Injuries mount as Osaka, Serena, Kenin struggle ahead of Aussie Open

MELBOURNE (AFP) – World number three Naomi Osaka joined Serena Williams and Simona Halep with injury niggles as defending champion Sofia Kenin blamed her groin strain on spending two weeks in coronavirus quarantine.

The season’s first Grand Slam has had an unusual build-up after the pandemic torpedoed much of last year’s schedule and gave players only a week to play warm-up tournaments after their mandatory quarantine in Australia.

Japan’s Osaka, the US Open champion and 2019 Australian Open winner, withdrew from her Gippsland Trophy semi-final against Elise Mertens, blaming a long-standing shoulder problem.

“Anyone that’s followed me for a bit knows that I’ve had a slight shoulder thing since 2018 in Beijing,” she said. “It kind of flared up again because I played a lot of matches back-to-back.

“But my main focus is hoping I can rest enough before the Open.”

Osaka looked in fine form powering past Irina-Camelia Begu 7-5, 6-1 in 76 minutes on Friday.

She joined Williams as a late withdrawal after the American 23-time Grand Slam winner pulled out of her semi-final against world number one Ashleigh Barty with a shoulder problem on Friday.

Williams, 39, who withdrew after beating fellow American Danielle Collins 6-2, 4-6, 10-6 in the Yarra Valley Classic, said the injury wasn’t serious.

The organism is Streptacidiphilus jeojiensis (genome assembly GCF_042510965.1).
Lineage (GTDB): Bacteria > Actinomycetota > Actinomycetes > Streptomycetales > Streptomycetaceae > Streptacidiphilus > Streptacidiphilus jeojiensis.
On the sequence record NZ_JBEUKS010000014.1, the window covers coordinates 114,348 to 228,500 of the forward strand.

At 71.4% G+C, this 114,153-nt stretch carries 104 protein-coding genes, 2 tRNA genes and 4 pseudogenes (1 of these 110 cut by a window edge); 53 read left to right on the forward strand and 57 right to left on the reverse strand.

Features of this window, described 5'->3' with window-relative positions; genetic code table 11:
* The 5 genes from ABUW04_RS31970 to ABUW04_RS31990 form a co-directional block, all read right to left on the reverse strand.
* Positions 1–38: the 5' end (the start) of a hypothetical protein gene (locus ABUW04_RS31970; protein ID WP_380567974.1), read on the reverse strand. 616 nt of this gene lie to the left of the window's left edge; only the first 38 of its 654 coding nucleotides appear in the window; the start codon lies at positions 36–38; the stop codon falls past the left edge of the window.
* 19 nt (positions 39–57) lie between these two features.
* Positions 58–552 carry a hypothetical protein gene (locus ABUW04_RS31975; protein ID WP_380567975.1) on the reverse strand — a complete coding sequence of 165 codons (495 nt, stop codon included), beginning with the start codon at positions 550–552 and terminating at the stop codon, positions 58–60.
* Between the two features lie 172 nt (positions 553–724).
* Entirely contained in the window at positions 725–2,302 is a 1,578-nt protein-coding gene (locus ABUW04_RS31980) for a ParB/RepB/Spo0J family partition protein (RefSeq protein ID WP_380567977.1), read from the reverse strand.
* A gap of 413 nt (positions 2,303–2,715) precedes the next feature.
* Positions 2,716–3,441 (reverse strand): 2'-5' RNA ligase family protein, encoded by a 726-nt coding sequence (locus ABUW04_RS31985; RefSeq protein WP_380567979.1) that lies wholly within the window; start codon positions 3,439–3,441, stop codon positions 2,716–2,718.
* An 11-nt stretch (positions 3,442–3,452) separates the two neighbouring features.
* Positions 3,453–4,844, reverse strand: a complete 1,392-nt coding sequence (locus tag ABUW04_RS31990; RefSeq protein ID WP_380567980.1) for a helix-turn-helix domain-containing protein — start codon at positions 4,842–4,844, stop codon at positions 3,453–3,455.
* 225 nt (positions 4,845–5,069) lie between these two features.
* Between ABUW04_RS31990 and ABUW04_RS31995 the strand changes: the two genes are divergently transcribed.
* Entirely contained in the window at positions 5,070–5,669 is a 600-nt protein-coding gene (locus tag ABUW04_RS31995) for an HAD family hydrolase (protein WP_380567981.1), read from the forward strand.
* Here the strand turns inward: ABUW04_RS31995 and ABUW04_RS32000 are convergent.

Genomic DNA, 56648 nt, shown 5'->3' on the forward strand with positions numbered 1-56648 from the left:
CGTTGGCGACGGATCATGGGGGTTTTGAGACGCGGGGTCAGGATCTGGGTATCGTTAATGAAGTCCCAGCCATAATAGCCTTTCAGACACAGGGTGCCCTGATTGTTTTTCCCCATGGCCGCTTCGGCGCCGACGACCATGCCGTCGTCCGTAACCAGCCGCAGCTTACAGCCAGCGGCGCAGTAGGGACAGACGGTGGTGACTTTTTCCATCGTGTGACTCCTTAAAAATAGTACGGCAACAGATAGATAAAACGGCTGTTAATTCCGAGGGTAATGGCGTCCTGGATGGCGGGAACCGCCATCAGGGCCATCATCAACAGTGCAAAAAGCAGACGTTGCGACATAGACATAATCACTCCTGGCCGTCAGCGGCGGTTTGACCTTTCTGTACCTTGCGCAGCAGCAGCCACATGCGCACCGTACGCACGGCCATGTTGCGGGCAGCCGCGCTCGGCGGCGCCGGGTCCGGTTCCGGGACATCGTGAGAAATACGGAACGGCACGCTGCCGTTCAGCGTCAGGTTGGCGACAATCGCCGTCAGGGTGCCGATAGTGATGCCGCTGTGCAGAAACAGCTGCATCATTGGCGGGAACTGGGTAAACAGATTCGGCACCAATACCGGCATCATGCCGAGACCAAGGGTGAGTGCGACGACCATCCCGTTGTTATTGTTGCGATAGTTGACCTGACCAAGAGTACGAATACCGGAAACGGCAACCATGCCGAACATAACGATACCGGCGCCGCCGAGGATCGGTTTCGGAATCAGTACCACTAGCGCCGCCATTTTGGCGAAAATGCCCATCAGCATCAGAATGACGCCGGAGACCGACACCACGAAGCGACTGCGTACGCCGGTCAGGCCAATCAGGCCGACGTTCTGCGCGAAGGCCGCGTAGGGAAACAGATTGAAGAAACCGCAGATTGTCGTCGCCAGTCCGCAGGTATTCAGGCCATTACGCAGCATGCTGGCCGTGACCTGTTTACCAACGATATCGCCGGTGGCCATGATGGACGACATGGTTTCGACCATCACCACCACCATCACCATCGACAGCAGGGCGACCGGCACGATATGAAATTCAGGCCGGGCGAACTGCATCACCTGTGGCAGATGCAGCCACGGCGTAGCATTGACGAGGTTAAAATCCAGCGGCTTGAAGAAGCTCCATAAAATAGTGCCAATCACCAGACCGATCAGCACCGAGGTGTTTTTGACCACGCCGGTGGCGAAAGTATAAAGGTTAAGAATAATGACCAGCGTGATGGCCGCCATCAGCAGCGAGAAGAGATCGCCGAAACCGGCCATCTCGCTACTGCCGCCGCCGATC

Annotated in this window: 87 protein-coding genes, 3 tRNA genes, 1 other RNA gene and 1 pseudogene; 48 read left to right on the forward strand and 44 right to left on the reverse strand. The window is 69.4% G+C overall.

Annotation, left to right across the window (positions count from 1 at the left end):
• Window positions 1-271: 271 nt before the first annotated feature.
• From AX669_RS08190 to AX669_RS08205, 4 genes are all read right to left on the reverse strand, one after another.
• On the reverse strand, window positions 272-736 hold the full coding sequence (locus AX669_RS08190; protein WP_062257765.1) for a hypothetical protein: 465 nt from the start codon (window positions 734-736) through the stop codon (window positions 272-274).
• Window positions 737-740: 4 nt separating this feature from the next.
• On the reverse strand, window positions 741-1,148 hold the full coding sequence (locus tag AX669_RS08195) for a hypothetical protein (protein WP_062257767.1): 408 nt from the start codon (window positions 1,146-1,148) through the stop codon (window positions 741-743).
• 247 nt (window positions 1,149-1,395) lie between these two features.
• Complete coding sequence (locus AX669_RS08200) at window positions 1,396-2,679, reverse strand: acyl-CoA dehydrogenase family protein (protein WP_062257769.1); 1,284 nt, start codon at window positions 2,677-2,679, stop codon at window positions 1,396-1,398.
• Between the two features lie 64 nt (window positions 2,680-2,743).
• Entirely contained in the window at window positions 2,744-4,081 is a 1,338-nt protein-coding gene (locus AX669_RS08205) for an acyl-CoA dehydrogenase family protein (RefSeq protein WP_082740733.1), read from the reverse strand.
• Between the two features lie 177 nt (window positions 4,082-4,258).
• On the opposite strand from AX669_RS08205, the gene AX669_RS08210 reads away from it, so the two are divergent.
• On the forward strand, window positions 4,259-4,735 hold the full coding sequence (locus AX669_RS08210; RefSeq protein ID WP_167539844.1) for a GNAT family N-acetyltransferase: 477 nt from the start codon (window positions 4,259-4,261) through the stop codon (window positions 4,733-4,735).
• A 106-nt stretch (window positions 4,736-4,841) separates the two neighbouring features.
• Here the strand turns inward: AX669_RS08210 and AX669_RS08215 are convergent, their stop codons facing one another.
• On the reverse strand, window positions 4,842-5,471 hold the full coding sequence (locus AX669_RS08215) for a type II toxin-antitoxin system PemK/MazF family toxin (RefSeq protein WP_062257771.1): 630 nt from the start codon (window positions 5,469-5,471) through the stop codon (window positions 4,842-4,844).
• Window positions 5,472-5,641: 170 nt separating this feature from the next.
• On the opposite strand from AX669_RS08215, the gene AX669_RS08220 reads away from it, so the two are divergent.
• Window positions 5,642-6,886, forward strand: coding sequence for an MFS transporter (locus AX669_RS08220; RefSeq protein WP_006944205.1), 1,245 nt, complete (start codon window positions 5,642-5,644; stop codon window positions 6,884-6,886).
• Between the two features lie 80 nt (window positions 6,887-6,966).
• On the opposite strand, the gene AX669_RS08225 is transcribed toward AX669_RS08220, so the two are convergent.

“I feel pretty good. I’ve gotten a lot of treatment already on my shoulder. But I’m super-confident it’s going to be great,” she said.

However, Williams added, “It’s definitely something that I’m going to have to deal with for the fortnight.”

Spanish world number two Rafael Nadal has also been struggling with a lower-back problem that has kept him out of the ATP Cup.

Two-time Australian Open champion Victoria Azarenka was another casualty, opting not to play her quarter-final clash with Anett Kontaveit at the Grampians Trophy due to a lower-back injury.

World number four Kenin said not being able to practise properly during quarantine left her “completely sore” after returning to action.

“After two matches, my leg is completely sore,” said Kenin. “You can see that being in a room for two weeks, not playing, practising, it’s not the same as playing a match clearly.

“People who haven’t played matches for two weeks, it’s obviously not the same.”

Due to Australia’s strict rules for incoming travellers, players underwent a compulsory 14-day quarantine on arrival but were granted daily five-hour blocks for training and treatment.

Some players, including Azarenka, had to endure a hard lockdown and were not able to train after coronavirus cases were detected on their charter flights.

“Today it’s better. I’m not going to complain about that,” she said. “I want it to be better for the Australian Open,” said Kenin.

World number two Halep was also hampered by a lower-back injury as she was thrashed by Ekaterina Alexandrova 6-2, 6-1 in the Gippsland Trophy quarter-finals.

“I struggled a little bit from the air-conditioning with my low back,” she said.

“The muscle got a little bit blocked. But I did some treatment last night, this morning, so I’m getting better now. It’s nothing dangerous.”